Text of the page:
Monday, August 26, 2013

Declaring Debt Ceiling Unconstitutional The Only Way Out If Congress Goes Over The Edge

Paul Krugman channels WSJ's Joe Wiesenthal on the argument that the impending debt ceiling is a more dangerous situation for the world economy than the impending taper by the Fed, with Krugman also  supporting Wiesenthal in arguing that using the trillion dollar coin gambit to overcome the debt ceiling if Congress does not raise the debt ceiling in time to avoid a default, .    Let me deal with the taper matter at the end of this post, but let me deal with the trillion dollar coin business first.

Now it is true that Krugman sort of ridicules the trillion dollar coin shenanigan, showing a pic of one with Dr. Evil from Austin Powers pictured on it, and many comments on his post suggesting all sorts of absurd figures to be on it.  But in the end he does seem to endorse it as the way to deal with the Congressional threat to fail to raise the debt ceiling unless Obamacare is defunded or whatever blackmail they attempt to impose on Obama as a price for raising the debt ceiling. As I and others have previously pointed out, and Obama seems to understand, caving to any serious demand on this debt ceiling nonsense simply encourages more of this in the future.  While Obama has been loudly declaring he will not negotiate, it is pretty obvious that he really does need some stick to wave at the Congress if they persist.  In then end, Krugman agrees with Wiesenthal that having Treasury coin a trillion dollar platinum coin that gets deposited with the Fed, allowing more borrowing by the Treasury is the way to go.

Well, except there is a major problem with this.  Both the Treasury and the Fed must go along with the scheme and follow through in order for it to be effectuated.  Unfortunately, at the beginning of this year both bodies made it clear that neither was willing to do any of this, despite legal interpretations that suggest it can be done (initially enacted to allow minting platinum coins of vague denominations for collectors).  This was reported by Ezra Klein, .  So, maybe the Treasury can be ordered by the president to mint the coin, but he has no authority or ability to order the Fed to do anything about this if they do not want to. Maybe he could cut a deal with Yellen, but, well, even that may not work.

So, this leaves basically only one other option other than playing through a full chicken game with irresponsible Tea Party lunatics in the House: declare the debt ceiling unconstitutional based on the 14th Amendment or related arguments. However, there is this minor problem that Obama has previously declared that he does not accept the unconstitutionality of the debt ceiling, drawing on arguments from his former Harvard law prof, Laurence Tribe.  But many others have argued that it is unconstitutional, including former President Bill Clinton.  If the loonies take over the House, Obama will need to change his mind on this matter, since it will be nearly impossible for him to get Treasury and Fed to go along with the trillion dollar coin game, and there is no other option.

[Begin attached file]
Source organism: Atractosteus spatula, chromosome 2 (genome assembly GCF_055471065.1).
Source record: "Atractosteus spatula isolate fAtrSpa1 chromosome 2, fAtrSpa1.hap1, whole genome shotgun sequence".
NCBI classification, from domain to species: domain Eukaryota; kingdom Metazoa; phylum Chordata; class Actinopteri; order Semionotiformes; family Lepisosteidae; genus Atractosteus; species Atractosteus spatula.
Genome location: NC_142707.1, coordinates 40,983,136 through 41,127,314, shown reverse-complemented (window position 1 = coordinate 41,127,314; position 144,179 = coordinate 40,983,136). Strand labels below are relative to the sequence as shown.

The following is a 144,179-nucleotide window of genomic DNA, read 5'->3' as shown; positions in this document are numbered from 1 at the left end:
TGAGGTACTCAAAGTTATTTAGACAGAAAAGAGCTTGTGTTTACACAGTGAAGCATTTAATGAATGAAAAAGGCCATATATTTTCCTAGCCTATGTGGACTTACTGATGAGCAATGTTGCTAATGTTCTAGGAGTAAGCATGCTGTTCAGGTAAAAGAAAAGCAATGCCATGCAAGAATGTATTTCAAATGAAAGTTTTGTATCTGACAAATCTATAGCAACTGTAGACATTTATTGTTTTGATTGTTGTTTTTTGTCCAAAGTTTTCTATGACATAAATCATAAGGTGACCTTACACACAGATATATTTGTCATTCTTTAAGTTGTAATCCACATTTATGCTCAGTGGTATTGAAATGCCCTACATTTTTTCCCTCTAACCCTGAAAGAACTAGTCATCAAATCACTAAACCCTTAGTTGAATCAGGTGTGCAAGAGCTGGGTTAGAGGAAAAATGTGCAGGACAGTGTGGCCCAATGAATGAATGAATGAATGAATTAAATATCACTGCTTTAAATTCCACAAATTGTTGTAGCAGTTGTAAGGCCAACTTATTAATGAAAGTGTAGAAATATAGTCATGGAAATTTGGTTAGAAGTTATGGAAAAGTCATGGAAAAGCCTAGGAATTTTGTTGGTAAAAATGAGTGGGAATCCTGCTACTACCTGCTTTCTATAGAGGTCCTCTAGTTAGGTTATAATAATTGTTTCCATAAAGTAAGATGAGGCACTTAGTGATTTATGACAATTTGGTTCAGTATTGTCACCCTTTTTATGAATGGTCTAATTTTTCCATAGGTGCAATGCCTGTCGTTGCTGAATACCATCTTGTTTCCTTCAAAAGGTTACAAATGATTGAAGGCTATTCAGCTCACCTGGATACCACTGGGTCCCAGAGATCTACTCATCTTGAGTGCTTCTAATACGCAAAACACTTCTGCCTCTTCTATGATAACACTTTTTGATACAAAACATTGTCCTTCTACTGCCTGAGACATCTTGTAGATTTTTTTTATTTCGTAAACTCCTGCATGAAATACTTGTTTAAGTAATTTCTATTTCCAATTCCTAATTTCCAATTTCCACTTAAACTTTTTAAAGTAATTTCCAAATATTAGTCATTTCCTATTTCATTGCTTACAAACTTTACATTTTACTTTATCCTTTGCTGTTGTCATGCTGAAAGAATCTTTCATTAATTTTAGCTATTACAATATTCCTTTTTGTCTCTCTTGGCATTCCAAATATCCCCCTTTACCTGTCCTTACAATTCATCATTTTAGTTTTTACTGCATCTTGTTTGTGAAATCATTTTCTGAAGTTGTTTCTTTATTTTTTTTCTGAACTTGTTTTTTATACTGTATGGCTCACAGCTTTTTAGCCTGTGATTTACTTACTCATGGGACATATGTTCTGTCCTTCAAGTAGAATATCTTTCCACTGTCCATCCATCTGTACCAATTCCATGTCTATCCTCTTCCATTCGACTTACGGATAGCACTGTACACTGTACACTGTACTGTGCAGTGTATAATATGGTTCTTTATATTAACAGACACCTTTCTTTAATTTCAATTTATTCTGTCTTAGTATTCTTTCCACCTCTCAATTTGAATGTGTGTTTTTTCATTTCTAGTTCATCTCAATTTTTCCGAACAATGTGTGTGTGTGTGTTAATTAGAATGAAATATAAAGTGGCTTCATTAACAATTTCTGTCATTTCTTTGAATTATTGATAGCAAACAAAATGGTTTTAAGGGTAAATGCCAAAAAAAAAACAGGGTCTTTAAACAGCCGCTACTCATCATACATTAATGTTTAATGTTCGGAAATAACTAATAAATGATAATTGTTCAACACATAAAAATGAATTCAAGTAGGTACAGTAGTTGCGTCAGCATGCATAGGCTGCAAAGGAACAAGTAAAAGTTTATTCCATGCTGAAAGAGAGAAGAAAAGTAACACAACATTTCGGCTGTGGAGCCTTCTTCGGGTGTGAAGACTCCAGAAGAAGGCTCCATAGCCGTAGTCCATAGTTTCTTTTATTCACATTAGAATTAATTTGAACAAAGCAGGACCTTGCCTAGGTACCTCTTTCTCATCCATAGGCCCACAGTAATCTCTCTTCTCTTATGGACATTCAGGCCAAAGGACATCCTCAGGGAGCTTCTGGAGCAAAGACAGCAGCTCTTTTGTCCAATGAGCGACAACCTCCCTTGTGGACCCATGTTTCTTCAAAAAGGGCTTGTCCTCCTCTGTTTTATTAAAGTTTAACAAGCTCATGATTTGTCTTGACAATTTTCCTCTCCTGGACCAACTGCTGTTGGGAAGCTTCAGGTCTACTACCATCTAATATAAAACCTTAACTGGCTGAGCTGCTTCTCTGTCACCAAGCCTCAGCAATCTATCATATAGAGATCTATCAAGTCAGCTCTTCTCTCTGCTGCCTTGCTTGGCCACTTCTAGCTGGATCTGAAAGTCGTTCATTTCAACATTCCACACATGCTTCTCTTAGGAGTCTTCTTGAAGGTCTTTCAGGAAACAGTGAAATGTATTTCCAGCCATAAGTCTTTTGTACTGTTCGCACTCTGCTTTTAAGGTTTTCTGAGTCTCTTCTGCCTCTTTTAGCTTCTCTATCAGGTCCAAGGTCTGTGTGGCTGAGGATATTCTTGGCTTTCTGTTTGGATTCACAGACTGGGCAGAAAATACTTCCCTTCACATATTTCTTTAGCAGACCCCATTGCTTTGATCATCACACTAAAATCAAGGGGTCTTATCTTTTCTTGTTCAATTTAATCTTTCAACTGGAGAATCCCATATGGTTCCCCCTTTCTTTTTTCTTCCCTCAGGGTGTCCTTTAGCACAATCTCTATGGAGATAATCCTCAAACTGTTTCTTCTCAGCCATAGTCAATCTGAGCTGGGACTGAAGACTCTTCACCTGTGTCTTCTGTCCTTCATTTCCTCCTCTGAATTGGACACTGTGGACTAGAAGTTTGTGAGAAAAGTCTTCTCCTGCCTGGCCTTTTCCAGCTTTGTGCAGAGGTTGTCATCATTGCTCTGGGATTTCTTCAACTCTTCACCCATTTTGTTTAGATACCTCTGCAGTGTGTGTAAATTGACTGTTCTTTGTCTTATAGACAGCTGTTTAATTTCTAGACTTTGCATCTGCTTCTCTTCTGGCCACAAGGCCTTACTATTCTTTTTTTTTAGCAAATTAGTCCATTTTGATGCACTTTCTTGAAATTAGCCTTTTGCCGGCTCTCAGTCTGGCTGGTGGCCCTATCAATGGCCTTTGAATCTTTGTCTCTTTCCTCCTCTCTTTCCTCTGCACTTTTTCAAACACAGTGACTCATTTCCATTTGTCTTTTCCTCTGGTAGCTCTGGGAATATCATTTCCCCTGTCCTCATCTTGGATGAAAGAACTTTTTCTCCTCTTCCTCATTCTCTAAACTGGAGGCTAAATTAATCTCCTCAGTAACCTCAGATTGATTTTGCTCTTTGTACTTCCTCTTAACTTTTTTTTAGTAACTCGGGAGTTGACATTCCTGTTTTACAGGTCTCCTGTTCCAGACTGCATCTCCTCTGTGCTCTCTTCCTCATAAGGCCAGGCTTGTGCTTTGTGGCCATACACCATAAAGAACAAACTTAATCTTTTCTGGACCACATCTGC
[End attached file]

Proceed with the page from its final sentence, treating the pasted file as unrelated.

Regarding the taper, while nobody knows what will happen given that we are in a completely unprecedented situation, it is quite possible that we have already seen much of the impact of the taper.  Interest rates have already jumped a point in anticipation of it, with the outcome being mostly serious problems in developing nations such as Indonesia, India, and Brazil.  I did not foresee this, and I am not sure who did, so it is not like the taper is all that painless.  But we may be seeing much of the pain already, with the likely outcome of actually doing it being more of this. At least for the US, Krugman and Wiesenthal may be right that defaulting on the debt would be worse than the taper, although a really sharp jump in interest rates in the US would probably be even more damaging for all those countries already suffering from those induced by the anticipation of the ending of the the QEs.

I am sorry that it seems that my links are not working here, although they worked when I typed them in separately.  However, they do say what I say that they say.

Barkley Rosser


John S. Cline said...

Excellent points, especially the constitutionality of the debt ceiling. Not sure if the 14th amendment is the right way to go. I'm more partial to the Article 1 Section 8 (and to a lesser part Section 7) of the US Constitution, which requires that Congress is responsible for all payments of debts, including those based on the credit of the nation. Since the debt ceiling is based on debts we've already incurred, the Tea Party folks in Congress cannot legally withhold raising the debt ceiling (i.e. payment on past debts) unless they want to violate their oaths of office, which according to Article 1 Section 6 would amount to an arrestable offense based on a treasonous act against the country (by destroying the economy for the foreseeable future, if not forevermore).

John S. Cline said...

Oh, and I had trouble opening the links, even when I copied-pasted them into my browser. If you can re-post them I'd like to read them. A search on Google didn't come up with anything.